WATCH v. Harris
Citation: 9 ELR 20565
No. Nos. 79-7030, -7100, 603 F.2d 310/(2d Cir., 06/25/1979)
The Second Circuit Court of Appeals affirms a lower court's issuance of an injunction against the demolition of buildings as part of an ongoing urban renewal project in Waterbury, Connecticut, finding violations of both the National Environmental Policy Act (NEPA) and the National Historic Preservation Act (NHPA). The district court correctly ruled that defendants failed to comply with the requirements of NEPA after determining that the Department of Housing and Urban Development (HUD) retained significant control over the project, a necessary finding for application of NEPA, and that new information indicated the project might have significant adverse impacts on historic structures and thus on the urban environment. The lower court erred, however, in holding NHPA inapplicable to the project on the ground that at the time the federal grant and loan contract was executed in 1973, the Act covered only buildings included in the National Register of Historic Places, a status which none of the structures in the project area had attained. Acknowledging that a number of federal courts have fixed the cut-off date for compliance with NHPA as the date of contract execution, the Second Circuit nonetheless decides that the preliminary approval of federal funding is not the cut-off date and that the statute continues to apply to the project until HUD has finally approved the expenditure of funds at each stage of the undertaking. The court finds the statutory language and legislative history ambiguous on this point but concludes that applying the Act on a stage-by-stage basis is more consistent with the legislative history and the underlying congressional purpose than is the view that contract execution constitutes a strict cut-off date. The court then determines that HUD had not approved all stages of federal funding for the Waterbury renewal project by 1976, when an amendment to the Act extended its reach to properties eligible for inclusion in the National Register, or by 1978, when a carriage house in the project area was officially determined to be so eligible. The requirements of NHPA were thus applicable, and HUD clearly violated § 106 of the statute by failing to consider the effect of the project on the carriage house or to solicit the views of the Advisory Council on Historic Preservation. Treating the hearing before the district court on the preliminary injunction as a hearing on the merits pursuant to a stipulation among the parties, the court affirms the lower court's judgment and makes the injunction against building demolition permanent pending defendants' compliance with the requirements of NEPA and NHPA.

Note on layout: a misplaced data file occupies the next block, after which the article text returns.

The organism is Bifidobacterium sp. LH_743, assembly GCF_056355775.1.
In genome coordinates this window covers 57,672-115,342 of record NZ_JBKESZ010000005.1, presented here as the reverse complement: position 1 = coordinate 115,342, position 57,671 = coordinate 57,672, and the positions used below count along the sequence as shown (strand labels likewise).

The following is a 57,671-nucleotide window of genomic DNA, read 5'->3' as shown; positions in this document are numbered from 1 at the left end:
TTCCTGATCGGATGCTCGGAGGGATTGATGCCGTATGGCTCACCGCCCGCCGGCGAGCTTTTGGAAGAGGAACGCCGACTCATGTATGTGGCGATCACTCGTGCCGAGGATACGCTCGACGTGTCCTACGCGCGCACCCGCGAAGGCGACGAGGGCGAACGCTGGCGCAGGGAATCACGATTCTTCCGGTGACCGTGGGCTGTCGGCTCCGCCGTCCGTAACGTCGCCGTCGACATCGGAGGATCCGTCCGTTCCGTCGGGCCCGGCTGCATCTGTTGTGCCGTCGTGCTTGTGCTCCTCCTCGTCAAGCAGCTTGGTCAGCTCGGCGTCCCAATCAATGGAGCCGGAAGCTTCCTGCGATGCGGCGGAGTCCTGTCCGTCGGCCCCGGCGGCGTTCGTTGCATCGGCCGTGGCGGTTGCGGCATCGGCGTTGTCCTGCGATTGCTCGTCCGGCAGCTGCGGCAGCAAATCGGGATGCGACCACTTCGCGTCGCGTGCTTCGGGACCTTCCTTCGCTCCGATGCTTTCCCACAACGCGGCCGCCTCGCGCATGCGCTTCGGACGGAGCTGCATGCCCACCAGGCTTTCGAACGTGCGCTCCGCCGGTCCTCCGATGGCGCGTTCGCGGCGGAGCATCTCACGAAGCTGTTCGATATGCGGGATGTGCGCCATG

Counsel for Plaintiff-Appellee-Cross-Appellant Waterbury Action to Conserve our Heritage (WATCH)
William Howard, John F. Shaw
Shaw & Howard
83 Crescent St., Middletown CT 06547
Counsel for Federal Defendants-Appellees
James W. Moorman, Ass't Attorney General; Robert L. Klarquist, John J. Zimmerman
Land and Natural Resources Division
Department of Justice, Washington DC 20530
Richard Blumenthal, U.S. Attorney; George J. Kelly, Ass't U.S. Attorney
P.O. Box 1824, New Haven CT 06508
Counsel for Defendant-Appellant-Cross-Appellee Waterbury Urban Renewal Agency
James E. Hartley, Jr., William J. Secor, Jr.
Secor, Cassidy & McPartland
41 Church St., Waterbury CT 06720
Lumbard & Brieant,* JJ., concur.